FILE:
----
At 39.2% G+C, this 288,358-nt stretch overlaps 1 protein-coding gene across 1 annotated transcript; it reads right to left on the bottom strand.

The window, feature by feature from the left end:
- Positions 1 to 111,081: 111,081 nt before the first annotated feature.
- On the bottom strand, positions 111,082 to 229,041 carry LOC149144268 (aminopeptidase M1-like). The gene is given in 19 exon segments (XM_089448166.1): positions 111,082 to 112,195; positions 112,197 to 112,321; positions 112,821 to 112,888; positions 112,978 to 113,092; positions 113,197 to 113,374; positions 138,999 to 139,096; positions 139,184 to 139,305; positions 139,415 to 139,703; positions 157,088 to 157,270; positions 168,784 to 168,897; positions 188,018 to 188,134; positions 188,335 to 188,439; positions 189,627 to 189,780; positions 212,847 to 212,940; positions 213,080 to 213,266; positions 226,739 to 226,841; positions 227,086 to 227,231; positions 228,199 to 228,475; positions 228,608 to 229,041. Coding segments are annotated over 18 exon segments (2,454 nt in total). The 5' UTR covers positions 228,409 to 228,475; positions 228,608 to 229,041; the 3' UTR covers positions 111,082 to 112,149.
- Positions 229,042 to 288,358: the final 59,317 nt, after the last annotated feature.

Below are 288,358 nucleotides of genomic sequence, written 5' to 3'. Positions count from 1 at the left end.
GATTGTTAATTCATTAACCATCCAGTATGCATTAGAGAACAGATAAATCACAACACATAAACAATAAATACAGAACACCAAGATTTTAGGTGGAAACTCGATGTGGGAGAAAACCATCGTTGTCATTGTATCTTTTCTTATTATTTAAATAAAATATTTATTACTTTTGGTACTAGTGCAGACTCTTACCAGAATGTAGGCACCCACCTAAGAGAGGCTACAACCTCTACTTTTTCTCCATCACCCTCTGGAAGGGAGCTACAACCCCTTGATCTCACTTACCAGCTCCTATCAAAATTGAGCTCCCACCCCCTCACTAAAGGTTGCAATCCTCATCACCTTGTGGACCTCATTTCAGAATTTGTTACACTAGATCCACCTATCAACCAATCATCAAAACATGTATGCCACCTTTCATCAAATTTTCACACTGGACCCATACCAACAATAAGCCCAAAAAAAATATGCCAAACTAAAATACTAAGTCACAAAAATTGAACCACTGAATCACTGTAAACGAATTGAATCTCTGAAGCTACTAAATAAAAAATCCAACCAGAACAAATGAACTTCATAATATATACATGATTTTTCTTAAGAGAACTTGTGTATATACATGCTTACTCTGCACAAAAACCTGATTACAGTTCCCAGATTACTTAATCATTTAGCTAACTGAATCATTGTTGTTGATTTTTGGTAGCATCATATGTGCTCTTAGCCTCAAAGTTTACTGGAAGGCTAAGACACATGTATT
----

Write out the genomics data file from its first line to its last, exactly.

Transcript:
At 39.2% G+C, this 288,358-nt stretch overlaps 1 protein-coding gene across 1 annotated transcript; it reads right to left on the bottom strand.

The window, feature by feature from the left end:
- Positions 1 to 111,081: 111,081 nt before the first annotated feature.
- On the bottom strand, positions 111,082 to 229,041 carry LOC149144268 (aminopeptidase M1-like). The gene is given in 19 exon segments (XM_089448166.1): positions 111,082 to 112,195; positions 112,197 to 112,321; positions 112,821 to 112,888; positions 112,978 to 113,092; positions 113,197 to 113,374; positions 138,999 to 139,096; positions 139,184 to 139,305; positions 139,415 to 139,703; positions 157,088 to 157,270; positions 168,784 to 168,897; positions 188,018 to 188,134; positions 188,335 to 188,439; positions 189,627 to 189,780; positions 212,847 to 212,940; positions 213,080 to 213,266; positions 226,739 to 226,841; positions 227,086 to 227,231; positions 228,199 to 228,475; positions 228,608 to 229,041. Coding segments are annotated over 18 exon segments (2,454 nt in total). The 5' UTR covers positions 228,409 to 228,475; positions 228,608 to 229,041; the 3' UTR covers positions 111,082 to 112,149.
- Positions 229,042 to 288,358: the final 59,317 nt, after the last annotated feature.

Below are 288,358 nucleotides of genomic sequence, written 5' to 3'. Positions count from 1 at the left end.
GATTGTTAATTCATTAACCATCCAGTATGCATTAGAGAACAGATAAATCACAACACATAAACAATAAATACAGAACACCAAGATTTTAGGTGGAAACTCGATGTGGGAGAAAACCATCGTTGTCATTGTATCTTTTCTTATTATTTAAATAAAATATTTATTACTTTTGGTACTAGTGCAGACTCTTACCAGAATGTAGGCACCCACCTAAGAGAGGCTACAACCTCTACTTTTTCTCCATCACCCTCTGGAAGGGAGCTACAACCCCTTGATCTCACTTACCAGCTCCTATCAAAATTGAGCTCCCACCCCCTCACTAAAGGTTGCAATCCTCATCACCTTGTGGACCTCATTTCAGAATTTGTTACACTAGATCCACCTATCAACCAATCATCAAAACATGTATGCCACCTTTCATCAAATTTTCACACTGGACCCATACCAACAATAAGCCCAAAAAAAATATGCCAAACTAAAATACTAAGTCACAAAAATTGAACCACTGAATCACTGTAAACGAATTGAATCTCTGAAGCTACTAAATAAAAAATCCAACCAGAACAAATGAACTTCATAATATATACATGATTTTTCTTAAGAGAACTTGTGTATATACATGCTTACTCTGCACAAAAACCTGATTACAGTTCCCAGATTACTTAATCATTTAGCTAACTGAATCATTGTTGTTGATTTTTGGTAGCATCATATGTGCTCTTAGCCTCAAAGTTTACTGGAAGGCTAAGACACATGTATT